THE BLOG
07/11/2014 09:58 am ET Updated Sep 10, 2014

This Week In Science: Photosynthesis Pics, Inconvenient Chickens, and Faraway Stars

Seven days; lots of science in the news. Here's our roundup of the week's most notable and quotable items.

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Image credit: Wikimedia Commons/Avenue

Scientists captured the first microscopic images of photosynthesis in action, showing a clump of proteins called photosystem II splitting water molecules into electrons, protons, and oxygen. Vials of smallpox virus turned up unexpectedly in an old unsecured laboratory fridge in Maryland. Cosmic dust is forged in supernovas.

Researchers counted polar bears from space, discovered the fossilized remains of a bird with a 21-foot wingspan -- making it the biggest bird ever to fly -- and found a "sheet-like structure" inside the brain that seems to function as an on/off switch for consciousness. High energy cosmic rays may come from a "hotspot" outside our galaxy. Teen pregnancy rates in Colorado and child obesity rates in New York City are on the decline; maternal death rates are up in Detroit.

A mantis shrimp's eyes contain a natural sunscreen compound that helps them see ultraviolet light. The two most distant stars in the Milky Way galaxy scientists have been able to find so far, ULAS J0744+25 and ULAS J0015+01, lie 775,000 and 900,000 light years from Earth, respectively. The Pentagon is funding research into implantable devices that could restore lost short-term memory function to people with epilepsy or traumatic brain injury.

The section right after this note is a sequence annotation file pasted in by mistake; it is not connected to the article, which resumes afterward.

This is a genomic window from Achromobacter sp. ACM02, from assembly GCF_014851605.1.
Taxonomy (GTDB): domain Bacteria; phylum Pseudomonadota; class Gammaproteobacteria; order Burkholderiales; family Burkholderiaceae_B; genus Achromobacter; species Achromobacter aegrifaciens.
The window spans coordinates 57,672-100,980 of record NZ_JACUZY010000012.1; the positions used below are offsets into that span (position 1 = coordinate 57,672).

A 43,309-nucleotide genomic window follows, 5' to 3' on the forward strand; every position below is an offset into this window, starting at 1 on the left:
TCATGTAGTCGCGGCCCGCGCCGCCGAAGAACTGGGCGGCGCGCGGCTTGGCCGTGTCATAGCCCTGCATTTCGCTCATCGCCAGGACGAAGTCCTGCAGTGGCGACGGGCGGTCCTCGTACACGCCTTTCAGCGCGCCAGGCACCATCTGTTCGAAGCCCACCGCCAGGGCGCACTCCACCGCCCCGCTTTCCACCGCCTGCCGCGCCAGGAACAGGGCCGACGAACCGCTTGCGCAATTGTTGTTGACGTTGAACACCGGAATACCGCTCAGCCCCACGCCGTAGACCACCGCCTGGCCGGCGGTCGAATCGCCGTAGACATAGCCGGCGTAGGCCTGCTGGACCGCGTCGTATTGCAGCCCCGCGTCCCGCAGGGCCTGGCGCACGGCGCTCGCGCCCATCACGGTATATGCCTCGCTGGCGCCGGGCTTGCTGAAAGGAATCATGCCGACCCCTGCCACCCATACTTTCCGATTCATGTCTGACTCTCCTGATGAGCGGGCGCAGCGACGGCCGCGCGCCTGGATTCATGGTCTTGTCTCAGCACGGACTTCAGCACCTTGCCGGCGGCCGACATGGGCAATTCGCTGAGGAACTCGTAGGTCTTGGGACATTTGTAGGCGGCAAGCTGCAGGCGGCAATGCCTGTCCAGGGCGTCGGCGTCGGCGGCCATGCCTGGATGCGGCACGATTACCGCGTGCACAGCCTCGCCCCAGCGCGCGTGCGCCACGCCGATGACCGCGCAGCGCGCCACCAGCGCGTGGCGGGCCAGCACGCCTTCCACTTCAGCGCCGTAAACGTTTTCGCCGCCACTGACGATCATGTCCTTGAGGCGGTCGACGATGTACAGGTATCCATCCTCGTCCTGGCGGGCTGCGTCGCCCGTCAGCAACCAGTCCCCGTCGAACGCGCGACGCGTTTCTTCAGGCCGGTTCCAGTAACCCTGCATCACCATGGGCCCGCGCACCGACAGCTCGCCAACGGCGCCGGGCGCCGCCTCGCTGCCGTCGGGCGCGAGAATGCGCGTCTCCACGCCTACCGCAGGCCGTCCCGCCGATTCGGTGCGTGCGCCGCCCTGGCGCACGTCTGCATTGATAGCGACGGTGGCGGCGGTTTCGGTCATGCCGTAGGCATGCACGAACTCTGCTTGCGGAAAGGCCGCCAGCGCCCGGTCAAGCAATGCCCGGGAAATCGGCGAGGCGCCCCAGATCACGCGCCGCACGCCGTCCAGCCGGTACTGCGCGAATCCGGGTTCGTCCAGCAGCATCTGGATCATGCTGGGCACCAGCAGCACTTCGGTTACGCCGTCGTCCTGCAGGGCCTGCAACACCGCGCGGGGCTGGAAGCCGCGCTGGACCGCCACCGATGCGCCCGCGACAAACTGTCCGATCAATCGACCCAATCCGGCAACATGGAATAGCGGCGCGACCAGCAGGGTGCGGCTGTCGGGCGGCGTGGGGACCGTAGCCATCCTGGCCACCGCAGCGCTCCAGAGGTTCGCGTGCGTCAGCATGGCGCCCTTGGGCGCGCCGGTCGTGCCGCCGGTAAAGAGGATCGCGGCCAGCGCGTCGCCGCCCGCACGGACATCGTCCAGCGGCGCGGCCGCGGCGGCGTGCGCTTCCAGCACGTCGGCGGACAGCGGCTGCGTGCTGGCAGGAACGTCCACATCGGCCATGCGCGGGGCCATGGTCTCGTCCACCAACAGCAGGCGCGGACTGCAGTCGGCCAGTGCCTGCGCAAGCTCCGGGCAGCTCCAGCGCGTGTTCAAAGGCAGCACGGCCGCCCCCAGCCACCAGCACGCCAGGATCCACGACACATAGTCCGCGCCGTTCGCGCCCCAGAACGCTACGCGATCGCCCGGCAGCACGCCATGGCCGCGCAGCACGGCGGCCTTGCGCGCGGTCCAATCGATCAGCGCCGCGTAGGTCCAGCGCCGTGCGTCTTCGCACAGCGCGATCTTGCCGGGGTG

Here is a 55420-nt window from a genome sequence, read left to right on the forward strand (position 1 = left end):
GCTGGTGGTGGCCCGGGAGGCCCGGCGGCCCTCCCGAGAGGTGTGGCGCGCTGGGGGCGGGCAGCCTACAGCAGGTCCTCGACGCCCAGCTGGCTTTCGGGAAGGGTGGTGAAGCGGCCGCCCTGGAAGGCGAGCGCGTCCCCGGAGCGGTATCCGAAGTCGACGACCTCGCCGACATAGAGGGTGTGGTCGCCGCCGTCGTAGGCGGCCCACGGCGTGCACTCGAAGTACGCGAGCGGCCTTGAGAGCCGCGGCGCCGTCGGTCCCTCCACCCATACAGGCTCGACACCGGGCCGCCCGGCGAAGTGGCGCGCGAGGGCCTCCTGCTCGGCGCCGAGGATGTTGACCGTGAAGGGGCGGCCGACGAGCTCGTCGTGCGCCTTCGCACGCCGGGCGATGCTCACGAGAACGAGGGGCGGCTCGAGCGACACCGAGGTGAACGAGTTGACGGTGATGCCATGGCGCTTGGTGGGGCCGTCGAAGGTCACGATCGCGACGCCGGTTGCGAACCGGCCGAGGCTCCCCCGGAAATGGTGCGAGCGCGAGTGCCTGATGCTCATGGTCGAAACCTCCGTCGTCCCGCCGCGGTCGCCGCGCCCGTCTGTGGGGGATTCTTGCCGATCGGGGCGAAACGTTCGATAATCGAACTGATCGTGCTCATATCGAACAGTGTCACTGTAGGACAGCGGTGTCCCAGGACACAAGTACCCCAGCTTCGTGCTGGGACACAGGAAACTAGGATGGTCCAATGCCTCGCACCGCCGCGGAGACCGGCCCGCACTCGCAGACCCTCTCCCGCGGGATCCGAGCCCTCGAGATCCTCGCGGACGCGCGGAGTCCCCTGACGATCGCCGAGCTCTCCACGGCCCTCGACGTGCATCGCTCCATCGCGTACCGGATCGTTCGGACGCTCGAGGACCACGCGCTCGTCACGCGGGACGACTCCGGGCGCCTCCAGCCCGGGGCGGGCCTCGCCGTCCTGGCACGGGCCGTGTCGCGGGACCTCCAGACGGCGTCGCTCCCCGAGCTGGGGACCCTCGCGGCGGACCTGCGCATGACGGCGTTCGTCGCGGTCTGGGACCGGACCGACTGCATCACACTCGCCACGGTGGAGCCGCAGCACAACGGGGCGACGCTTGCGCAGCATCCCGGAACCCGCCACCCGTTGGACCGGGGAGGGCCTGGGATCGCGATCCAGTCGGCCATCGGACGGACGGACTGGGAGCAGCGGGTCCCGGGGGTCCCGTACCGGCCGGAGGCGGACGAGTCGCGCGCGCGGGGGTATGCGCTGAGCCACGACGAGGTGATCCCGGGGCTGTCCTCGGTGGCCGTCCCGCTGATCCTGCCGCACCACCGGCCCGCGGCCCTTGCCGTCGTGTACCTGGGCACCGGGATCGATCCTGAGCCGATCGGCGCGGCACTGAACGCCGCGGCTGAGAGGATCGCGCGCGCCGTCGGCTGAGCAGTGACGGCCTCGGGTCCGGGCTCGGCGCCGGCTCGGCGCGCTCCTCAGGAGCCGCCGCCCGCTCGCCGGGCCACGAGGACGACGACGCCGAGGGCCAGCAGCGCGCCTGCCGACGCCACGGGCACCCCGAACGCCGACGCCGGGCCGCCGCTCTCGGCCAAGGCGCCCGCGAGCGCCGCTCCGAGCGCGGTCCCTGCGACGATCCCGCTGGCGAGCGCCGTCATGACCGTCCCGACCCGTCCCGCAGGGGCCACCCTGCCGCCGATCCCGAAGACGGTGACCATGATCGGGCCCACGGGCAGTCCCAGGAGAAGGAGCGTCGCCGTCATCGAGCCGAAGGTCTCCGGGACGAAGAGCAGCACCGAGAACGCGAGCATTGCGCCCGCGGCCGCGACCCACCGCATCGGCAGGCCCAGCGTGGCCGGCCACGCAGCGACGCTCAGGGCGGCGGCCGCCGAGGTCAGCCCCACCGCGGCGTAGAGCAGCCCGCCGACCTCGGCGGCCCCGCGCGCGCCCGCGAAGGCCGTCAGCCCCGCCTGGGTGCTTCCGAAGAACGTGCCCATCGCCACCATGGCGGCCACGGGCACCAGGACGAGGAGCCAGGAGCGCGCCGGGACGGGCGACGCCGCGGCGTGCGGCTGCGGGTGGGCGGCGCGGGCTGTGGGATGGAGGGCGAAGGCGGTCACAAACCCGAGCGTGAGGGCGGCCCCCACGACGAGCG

North America's largest salamander, the eastern hellbender, is disappearing. Federal approval of a planned commercial spaceport in Midland, Texas is being held up over concerns that the resulting sonic booms would disrupt the mating habits of the lesser prairie chicken. A suddenly popular notion that global warming would be an extinction event for redheads -- promulgated by British tabloids but based on bad science -- was debunked, but we can expect more kidney stones.

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"This Week In Science" is presented by the World Science Festival, an annual celebration of science in New York City. To see engaging scientific conversations, learn about new discoveries and more, check out the Festival website.

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